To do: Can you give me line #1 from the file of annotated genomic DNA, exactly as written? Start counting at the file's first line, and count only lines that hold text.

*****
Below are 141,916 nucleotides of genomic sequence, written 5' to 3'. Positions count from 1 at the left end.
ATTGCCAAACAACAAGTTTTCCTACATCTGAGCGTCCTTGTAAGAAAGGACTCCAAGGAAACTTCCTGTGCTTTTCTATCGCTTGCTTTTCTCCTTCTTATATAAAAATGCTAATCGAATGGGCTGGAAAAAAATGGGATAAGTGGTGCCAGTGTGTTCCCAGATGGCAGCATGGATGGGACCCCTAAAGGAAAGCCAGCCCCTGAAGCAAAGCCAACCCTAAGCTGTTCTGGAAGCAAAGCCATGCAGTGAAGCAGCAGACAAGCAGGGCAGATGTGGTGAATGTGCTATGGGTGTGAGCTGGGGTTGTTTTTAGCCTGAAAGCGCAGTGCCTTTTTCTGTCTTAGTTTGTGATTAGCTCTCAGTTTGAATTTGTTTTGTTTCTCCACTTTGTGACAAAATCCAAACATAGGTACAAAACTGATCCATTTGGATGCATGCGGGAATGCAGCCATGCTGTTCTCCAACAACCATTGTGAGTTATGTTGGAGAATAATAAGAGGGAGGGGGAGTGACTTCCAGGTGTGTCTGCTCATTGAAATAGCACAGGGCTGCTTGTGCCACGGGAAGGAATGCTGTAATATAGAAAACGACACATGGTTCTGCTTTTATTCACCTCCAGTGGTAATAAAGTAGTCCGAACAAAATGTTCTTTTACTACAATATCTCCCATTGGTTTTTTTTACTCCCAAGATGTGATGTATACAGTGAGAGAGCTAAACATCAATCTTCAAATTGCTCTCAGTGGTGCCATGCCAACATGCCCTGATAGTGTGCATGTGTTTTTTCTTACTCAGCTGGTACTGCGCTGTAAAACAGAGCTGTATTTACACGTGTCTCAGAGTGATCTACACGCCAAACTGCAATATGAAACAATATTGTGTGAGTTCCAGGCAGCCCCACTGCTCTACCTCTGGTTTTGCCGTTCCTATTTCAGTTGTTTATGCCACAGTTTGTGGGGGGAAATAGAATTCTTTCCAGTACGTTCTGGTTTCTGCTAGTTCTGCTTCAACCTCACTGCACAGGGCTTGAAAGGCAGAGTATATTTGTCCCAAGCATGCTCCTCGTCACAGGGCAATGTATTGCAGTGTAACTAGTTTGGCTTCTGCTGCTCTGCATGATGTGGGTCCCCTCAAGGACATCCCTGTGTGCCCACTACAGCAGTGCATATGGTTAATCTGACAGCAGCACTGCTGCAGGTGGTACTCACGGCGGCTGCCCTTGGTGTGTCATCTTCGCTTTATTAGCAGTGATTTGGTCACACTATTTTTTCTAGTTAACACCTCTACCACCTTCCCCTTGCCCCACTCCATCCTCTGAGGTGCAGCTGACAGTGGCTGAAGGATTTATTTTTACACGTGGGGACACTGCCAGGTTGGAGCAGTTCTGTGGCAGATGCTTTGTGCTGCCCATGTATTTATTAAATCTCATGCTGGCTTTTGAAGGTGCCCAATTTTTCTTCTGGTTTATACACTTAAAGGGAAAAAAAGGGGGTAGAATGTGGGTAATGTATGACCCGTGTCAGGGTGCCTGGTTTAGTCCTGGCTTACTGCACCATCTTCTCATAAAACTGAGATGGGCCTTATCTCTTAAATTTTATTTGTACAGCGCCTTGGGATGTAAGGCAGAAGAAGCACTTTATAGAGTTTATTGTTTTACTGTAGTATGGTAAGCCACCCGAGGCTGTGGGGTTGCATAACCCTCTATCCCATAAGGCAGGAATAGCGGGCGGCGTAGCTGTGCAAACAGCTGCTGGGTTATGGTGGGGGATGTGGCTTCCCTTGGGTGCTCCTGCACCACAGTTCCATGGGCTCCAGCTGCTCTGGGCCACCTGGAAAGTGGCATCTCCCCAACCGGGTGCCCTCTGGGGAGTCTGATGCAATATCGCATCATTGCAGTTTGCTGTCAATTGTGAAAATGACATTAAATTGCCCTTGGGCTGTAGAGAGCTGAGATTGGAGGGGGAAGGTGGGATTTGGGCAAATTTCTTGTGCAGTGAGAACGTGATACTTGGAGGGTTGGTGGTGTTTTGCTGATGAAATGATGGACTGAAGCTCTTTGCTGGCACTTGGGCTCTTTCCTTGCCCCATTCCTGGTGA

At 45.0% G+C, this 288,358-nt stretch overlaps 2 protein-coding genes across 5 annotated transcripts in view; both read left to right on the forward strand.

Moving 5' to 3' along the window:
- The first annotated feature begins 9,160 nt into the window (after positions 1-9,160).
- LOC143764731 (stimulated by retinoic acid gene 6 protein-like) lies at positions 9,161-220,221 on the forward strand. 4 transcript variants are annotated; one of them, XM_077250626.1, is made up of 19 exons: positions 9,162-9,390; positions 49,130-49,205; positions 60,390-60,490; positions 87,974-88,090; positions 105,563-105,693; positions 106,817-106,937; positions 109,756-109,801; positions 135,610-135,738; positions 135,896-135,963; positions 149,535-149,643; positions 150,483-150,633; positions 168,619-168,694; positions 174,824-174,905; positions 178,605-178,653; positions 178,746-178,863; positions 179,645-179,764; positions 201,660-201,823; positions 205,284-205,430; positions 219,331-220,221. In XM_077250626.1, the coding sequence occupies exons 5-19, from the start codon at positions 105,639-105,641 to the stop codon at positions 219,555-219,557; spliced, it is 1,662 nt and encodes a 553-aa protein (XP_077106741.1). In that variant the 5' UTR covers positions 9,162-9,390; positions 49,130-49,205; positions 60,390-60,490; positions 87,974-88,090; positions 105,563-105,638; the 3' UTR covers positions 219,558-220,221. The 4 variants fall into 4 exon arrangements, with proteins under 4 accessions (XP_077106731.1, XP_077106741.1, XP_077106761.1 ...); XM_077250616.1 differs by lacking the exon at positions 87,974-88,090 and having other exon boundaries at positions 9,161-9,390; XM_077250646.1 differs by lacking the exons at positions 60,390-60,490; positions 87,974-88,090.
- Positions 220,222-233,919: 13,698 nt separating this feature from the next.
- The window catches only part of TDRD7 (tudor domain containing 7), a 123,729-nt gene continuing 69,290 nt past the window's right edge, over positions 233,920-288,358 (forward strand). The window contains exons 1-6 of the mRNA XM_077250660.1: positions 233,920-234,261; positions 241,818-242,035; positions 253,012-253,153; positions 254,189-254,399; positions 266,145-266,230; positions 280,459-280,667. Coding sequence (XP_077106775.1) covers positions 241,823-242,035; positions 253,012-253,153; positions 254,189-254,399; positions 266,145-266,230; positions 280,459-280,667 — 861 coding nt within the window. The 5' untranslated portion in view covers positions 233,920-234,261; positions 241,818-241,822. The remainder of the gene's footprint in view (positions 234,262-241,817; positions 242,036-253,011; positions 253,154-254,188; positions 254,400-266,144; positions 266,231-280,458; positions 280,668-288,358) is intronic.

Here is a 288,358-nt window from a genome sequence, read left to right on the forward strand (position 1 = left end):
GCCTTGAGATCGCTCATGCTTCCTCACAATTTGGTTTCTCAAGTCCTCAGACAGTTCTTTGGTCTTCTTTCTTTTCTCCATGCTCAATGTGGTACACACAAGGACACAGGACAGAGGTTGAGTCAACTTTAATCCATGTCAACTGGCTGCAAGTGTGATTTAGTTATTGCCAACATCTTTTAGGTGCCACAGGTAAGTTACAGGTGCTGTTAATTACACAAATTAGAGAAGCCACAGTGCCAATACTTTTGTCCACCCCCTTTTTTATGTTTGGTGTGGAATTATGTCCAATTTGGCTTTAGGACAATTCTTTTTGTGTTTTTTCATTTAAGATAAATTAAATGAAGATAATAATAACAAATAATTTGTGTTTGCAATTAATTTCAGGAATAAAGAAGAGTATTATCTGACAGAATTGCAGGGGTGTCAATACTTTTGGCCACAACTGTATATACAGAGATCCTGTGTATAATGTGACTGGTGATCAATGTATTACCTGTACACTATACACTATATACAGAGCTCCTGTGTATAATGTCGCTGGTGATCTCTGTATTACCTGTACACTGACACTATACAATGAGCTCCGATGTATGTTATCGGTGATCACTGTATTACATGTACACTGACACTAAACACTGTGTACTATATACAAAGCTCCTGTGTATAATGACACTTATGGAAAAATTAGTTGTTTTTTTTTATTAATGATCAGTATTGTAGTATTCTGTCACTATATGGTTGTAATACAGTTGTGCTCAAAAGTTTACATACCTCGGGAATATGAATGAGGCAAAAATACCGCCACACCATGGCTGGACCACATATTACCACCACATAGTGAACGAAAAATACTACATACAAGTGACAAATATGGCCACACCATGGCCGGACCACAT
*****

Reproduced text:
Below are 141,916 nucleotides of genomic sequence, written 5' to 3'. Positions count from 1 at the left end.